Thursday 13 February 2020

Thoughts on MyHeritage's colourisation tool

I've been having quite a bit of fun with the new tool from MyHeritage ( that allows you to change black and white images into colour pictures (see  Here are a few rellies I would like you to meet:

Let's start with my paternal grandfather Charles Paton, photographed in Brussels, Belgium in 1908. For me, the MyHeritage tool has been worth it just for this...!

The cute baby below is me - with my mother Cherie seated, and my aunt and godmother Sheila, both sadly now passed away:

Below, my great uncle John Paton (seated), as a civilian POW at the Ruhleben camp in Germany in 1916:

And from a passport photo, my maternal grandmother Martha:

The MyHeritage tool is not only fun, it is beyond addictive! As another exercise though, I wondered how accurate the computer anticipated colours are compared with the colours of an original image, and so, as an experiment, I decolourised a colour photo from my wedding day (of myself and my mother), and then recolourised them through MyHeritage. The first image is the original:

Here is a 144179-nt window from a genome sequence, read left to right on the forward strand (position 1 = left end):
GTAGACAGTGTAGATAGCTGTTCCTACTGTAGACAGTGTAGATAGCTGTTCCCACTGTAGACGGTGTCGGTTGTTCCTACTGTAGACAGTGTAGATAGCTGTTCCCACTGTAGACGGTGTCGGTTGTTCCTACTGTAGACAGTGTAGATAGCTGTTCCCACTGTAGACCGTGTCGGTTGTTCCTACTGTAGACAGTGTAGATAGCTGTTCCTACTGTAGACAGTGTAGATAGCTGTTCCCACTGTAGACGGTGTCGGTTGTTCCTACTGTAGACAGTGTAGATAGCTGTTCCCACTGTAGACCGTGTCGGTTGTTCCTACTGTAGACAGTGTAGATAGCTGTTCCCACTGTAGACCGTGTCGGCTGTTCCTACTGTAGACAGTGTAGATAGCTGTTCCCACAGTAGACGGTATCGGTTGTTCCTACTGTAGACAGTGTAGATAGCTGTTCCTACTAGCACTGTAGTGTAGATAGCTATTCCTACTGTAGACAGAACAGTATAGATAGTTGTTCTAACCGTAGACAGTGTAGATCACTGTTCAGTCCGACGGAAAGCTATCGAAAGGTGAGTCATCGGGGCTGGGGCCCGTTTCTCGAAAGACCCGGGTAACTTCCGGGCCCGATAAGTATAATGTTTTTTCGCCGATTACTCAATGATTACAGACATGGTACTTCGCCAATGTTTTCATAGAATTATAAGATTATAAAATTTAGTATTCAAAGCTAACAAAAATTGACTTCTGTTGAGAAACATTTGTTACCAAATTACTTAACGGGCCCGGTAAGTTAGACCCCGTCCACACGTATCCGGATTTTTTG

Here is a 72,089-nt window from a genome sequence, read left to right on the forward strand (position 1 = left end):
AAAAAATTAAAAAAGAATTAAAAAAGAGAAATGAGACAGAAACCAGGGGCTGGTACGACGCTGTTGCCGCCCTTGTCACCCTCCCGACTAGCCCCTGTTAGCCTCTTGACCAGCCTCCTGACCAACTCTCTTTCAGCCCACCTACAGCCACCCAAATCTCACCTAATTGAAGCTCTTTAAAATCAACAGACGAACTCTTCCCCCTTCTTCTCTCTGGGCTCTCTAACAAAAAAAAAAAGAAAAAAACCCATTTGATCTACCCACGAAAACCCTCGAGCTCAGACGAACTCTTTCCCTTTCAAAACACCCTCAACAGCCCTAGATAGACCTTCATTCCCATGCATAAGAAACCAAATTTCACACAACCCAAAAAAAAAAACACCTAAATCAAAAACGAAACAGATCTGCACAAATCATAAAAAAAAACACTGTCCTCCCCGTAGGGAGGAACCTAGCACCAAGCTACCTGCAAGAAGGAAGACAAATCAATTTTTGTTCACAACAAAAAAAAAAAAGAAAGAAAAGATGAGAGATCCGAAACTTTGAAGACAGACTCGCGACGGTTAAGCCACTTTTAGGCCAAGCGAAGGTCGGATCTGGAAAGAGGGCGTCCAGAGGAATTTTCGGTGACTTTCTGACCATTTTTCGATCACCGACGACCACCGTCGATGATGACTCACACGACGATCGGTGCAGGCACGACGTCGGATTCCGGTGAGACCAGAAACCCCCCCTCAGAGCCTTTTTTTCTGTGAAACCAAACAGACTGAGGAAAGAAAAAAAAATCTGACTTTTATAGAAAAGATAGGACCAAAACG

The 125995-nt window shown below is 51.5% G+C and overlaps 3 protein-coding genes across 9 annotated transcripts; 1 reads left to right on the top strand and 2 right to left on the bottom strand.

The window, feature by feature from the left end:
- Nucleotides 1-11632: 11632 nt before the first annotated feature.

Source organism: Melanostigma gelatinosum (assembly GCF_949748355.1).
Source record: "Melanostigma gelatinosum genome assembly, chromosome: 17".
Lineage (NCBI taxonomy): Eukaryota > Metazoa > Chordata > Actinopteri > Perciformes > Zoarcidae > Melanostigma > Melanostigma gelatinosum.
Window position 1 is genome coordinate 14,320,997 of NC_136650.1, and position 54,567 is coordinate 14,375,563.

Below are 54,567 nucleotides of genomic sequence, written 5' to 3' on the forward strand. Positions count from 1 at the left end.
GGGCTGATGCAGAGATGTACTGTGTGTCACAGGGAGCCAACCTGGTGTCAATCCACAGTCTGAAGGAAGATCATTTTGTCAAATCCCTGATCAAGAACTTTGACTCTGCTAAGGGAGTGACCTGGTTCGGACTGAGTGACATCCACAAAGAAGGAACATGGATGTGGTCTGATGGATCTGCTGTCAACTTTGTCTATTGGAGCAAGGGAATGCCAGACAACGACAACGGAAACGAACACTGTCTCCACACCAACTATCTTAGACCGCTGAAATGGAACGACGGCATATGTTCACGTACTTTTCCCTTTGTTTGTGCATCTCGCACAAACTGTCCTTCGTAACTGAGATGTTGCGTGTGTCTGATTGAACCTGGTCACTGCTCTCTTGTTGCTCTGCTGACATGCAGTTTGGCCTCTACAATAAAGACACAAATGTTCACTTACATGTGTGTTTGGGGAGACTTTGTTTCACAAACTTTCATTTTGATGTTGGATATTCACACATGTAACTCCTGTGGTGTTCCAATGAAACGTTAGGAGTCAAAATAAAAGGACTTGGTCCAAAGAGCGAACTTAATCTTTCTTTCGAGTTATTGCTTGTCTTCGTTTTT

Followed by the decolourised version:

And then MyHeritage's effort:

As can be seen, the artificially colourised version is off an a few points, and yet I don't think that really matters at all, because the emotional response from the generated image is the same.There is something magical about seeing an old black and white image restored into colour (even if not 100% true), because we live in a colourful world. When I showed some of the images to my younger brother, he commented that there was something "wonderfully World War 2 in Colour" about them, i.e. they seem so much fresher and closer to us, and yet still have an air of history about them.

I wish that family history toys like this came out on a daily basis - well done MyHeritage!


You can pre-order my new book, Tracing Your Scottish Family History on the Internet, at (out April). Also available, Tracing Your Irish Family History on the Internet (2nd ed) at and Tracing Your Scottish Ancestry Through Church and State Records at Further news published daily on The Scottish GENES Facebook page, and on Twitter @genesblog.

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